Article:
Is your child dyslexic? There is a lot of talk these days about dyslexia, probably more than ever before. An evolution of the definition appears to have taken place, and this has caused confusion for many parents.
The Classic Dyslexic
The classic dyslexic as described in the original literature by people like Drs Adolph Kussmaul and Rudolf Berlin (who first used the word dyslexia to describe someone who, in his terms was “word blind”) implied that the condition was genetic, and thereby incurable. Examples of such patients were not common, and they displayed an inability to recognise words, as well as the classic symptom of writing words in reverse.
The Modern Dyslexic
The problem is that, as the definition has morphed into pretty much any reading or writing difficulty, the assumption that the condition is incurable has not morphed in the same way. Dyslexia is now an extremely common diagnosis in some fields, and the problem is that many teachers, and parents, feel that it is a problem that nothing and no one will be able to help in any way.
Several innovations have attempted to help the child dyslexic, the most famous being coloured lenses (Irlen lenses). Less well known is the kind of treatments we offer in our practice, where we use conventional, clear lenses and innovative vision therapy to help dyslexic kids.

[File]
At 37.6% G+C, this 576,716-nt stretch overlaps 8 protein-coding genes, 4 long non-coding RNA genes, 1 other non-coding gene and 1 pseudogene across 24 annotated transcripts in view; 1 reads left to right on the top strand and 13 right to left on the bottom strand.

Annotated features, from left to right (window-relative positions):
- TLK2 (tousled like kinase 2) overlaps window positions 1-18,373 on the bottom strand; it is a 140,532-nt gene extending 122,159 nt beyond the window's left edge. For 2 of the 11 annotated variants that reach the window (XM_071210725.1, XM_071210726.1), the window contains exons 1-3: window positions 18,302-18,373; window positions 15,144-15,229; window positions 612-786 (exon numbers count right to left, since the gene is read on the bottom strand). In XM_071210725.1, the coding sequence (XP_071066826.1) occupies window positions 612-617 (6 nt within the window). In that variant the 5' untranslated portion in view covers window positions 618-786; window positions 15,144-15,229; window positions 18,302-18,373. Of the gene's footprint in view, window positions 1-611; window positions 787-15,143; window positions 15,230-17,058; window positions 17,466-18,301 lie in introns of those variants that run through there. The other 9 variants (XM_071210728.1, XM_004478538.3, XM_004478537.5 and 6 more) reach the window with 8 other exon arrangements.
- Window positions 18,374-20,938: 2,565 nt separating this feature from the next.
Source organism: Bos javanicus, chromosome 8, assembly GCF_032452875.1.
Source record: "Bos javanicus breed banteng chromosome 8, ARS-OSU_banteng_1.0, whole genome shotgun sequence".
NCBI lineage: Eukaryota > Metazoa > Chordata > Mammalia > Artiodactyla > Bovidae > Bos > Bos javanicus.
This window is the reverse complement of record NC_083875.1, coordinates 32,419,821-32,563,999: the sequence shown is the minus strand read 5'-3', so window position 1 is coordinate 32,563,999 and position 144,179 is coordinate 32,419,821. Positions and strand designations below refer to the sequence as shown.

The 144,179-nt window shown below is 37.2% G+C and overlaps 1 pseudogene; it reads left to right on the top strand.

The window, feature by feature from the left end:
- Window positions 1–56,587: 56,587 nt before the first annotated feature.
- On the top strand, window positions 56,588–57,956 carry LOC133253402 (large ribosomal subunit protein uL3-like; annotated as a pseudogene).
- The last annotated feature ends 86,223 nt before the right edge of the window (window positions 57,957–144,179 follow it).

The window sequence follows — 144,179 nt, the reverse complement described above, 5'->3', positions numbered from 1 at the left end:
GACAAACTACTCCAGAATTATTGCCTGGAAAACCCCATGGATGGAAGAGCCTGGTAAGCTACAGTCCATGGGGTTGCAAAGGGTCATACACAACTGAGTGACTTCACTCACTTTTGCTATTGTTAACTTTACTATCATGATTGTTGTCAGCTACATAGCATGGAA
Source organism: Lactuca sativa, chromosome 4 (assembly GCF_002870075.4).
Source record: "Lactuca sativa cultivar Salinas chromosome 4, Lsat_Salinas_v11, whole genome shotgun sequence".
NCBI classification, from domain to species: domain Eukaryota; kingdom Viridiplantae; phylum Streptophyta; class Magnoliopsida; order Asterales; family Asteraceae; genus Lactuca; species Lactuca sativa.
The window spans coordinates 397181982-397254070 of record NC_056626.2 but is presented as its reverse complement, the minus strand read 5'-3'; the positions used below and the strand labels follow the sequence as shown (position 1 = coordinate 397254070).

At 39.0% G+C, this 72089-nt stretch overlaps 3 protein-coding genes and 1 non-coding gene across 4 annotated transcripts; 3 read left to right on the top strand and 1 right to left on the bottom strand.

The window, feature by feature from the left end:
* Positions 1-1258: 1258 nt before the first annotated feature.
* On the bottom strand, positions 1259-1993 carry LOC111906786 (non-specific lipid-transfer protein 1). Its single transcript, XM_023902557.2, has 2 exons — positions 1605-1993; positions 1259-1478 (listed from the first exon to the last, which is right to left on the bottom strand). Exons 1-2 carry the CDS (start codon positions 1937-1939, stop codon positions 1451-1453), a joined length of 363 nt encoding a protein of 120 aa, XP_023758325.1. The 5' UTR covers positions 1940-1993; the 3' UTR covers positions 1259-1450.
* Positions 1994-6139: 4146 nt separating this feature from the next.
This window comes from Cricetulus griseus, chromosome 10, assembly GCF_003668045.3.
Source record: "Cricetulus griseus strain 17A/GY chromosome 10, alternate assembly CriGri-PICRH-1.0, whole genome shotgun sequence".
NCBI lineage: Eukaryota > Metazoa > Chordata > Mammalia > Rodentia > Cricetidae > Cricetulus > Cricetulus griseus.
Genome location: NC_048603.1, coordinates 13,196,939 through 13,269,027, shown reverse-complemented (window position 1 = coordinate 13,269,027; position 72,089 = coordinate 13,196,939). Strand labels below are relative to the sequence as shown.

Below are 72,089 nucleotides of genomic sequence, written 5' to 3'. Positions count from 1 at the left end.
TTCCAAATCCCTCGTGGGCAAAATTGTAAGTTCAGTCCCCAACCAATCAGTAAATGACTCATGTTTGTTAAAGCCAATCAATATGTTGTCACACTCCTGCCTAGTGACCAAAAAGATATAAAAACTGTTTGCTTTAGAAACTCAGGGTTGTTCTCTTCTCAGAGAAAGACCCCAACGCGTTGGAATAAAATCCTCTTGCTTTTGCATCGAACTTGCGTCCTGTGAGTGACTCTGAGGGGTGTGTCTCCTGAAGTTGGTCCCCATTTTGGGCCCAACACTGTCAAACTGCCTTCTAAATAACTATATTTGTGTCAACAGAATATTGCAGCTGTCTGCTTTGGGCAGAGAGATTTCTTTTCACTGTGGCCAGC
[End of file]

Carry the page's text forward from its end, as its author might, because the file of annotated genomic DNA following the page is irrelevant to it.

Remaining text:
How Can We Help?
I’ll e honest, I’m not a fan of labels, especially when they are applied to a child who has enough problems learning! I see their usefulness at times, but I would rather prescribe a solution than a label any day.
Vision is the dominant sense in the classroom, and so it makes sense to examine it closely. Almost every child with a learning problem can see the print, so clearly we are going to have to go beyond the current medical model of so-called 20/20 vision.
Just because a child can see the print, does not mean they can learn effectively! Chimpanzees can see the print, but they cannot read, so again we are going to have to do better than a traditional eye examination.
Behavioural optometry looks at far more than a child’s ability to see, and we perform many complex tests looking at the child’s eye teaming and focussing, and their ability to decode and process words on a page.
Using specialised lenses, we find we can often dramatically improve a child’s focusing and concentration when it comes to reading and writing. But hey, concentration is only part of the solution, as any parent knows.
Vision Therapy to the Rescue
I have designed my own vision therapy course which trains the basic visual skills kids need when they learn. Glasses might help, but of the child is far behind we need to try something to catch them up fast.
Using our exclusive vision therapy course, many have seen not instant but sustained improvement in their children, whether they are dyslexic or carrying another label.
Why not have a look at our vision therapy here…
Or better still, call this number and make a time to come in for your BULK BILLED eye examination…